In my last post I discussed the fact that many people in close long-term relationships may have difficulty opening up about difficult topics – those topics that are potentially controversial, vulnerable, scary, or hurtful. I left you with the idea that having empathy for your partner about the difficulty of discussing certain topics is key. Let’s look at this in more depth.

What frequently occurs in difficult conversations is that a particular topic may be hard for both parties, but for very different reasons. Therefore, both people are “suffering” (ie, feeling hurt, angry, sad, etc.) and likely wanting comfort from their partner. However, because their partner is also suffering simultaneously, they are unavailable for comfort or understanding. This typically leads to both people feeling alone, misunderstood, and hurt:

  • “She doesn’t understand me at all”
  • “He only cares about himself”
  • “Can’t she see the way that I am hurting?”
  • “Why would he act this way? He must not care about me.”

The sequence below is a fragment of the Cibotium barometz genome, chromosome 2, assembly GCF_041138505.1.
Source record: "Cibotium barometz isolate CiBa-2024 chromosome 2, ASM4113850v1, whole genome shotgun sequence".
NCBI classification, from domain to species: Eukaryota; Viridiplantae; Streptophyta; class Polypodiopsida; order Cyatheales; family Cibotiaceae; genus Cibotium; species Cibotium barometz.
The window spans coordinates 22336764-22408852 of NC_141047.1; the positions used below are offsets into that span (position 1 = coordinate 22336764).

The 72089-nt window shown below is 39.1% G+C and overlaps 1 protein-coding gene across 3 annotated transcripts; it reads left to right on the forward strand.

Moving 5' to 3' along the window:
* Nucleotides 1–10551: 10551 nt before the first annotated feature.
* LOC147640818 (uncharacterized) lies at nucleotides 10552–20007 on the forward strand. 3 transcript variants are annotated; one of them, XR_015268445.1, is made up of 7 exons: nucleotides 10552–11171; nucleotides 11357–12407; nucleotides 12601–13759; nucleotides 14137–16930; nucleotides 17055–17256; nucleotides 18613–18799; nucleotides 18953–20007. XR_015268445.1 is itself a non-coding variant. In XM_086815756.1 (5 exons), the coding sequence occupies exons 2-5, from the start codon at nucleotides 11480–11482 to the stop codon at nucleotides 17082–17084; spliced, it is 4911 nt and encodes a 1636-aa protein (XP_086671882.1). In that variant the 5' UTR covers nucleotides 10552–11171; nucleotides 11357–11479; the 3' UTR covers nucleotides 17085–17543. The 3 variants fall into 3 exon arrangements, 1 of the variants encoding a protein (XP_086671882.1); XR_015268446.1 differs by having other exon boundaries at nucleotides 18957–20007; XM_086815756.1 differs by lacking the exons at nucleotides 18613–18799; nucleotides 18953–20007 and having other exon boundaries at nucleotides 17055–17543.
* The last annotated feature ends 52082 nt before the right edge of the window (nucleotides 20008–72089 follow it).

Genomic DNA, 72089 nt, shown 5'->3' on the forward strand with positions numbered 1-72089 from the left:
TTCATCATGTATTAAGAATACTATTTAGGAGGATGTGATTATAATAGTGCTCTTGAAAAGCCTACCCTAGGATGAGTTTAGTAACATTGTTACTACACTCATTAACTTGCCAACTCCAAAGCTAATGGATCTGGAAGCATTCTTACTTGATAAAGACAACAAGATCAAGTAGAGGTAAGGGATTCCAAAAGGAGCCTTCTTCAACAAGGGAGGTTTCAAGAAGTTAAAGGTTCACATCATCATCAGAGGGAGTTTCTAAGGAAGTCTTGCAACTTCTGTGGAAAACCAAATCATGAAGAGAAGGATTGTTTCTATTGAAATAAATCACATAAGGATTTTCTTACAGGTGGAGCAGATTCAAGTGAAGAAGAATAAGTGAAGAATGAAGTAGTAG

You get the idea! If you are in a long-term relationship you probably recognize this type of interaction and you know it does not head anywhere good.

The only way out of this type of messy conversation is to TAKE TURNS! It usually is the case that both people have valid and important things to say, but it is almost impossible for both of you to be heard and understood when you’re both explaining your side of the story at the same time.

So how exactly do you take turns when you are talking about something difficult and controversial? It is something that takes practice and a concerted effort on both parts, but here are the general basic steps:

  1. Both recognize that this is a joint effort and you are working together to understand each other
  2. One person will be the speaker, one the listener (you will trade later)
  3. The speaker begins by making a clear, brief statement outlining how he/she feels about something that has happened
  4. The listener’s job is only to listen except to repeat back his/her own understanding of what the speaker has said
  5. This continues until speaker feels listener understands speaker’s concerns
  6. Switch roles<

Keep in mind this is a brief outline of this communication style. It has the potential to open up communicate significantly and make it feel safer to discuss difficult topics. However, this method takes practice and if your relationship has been stuck in significant conflict for long periods of time, you likely will still need the assistance of a counselor to work through communication difficulties. If this is the case, or if you would like further assistance with this communication exercise or any other relationship issue, please contact us. Also please free to explore the services section of our site or click here to schedule an appointment.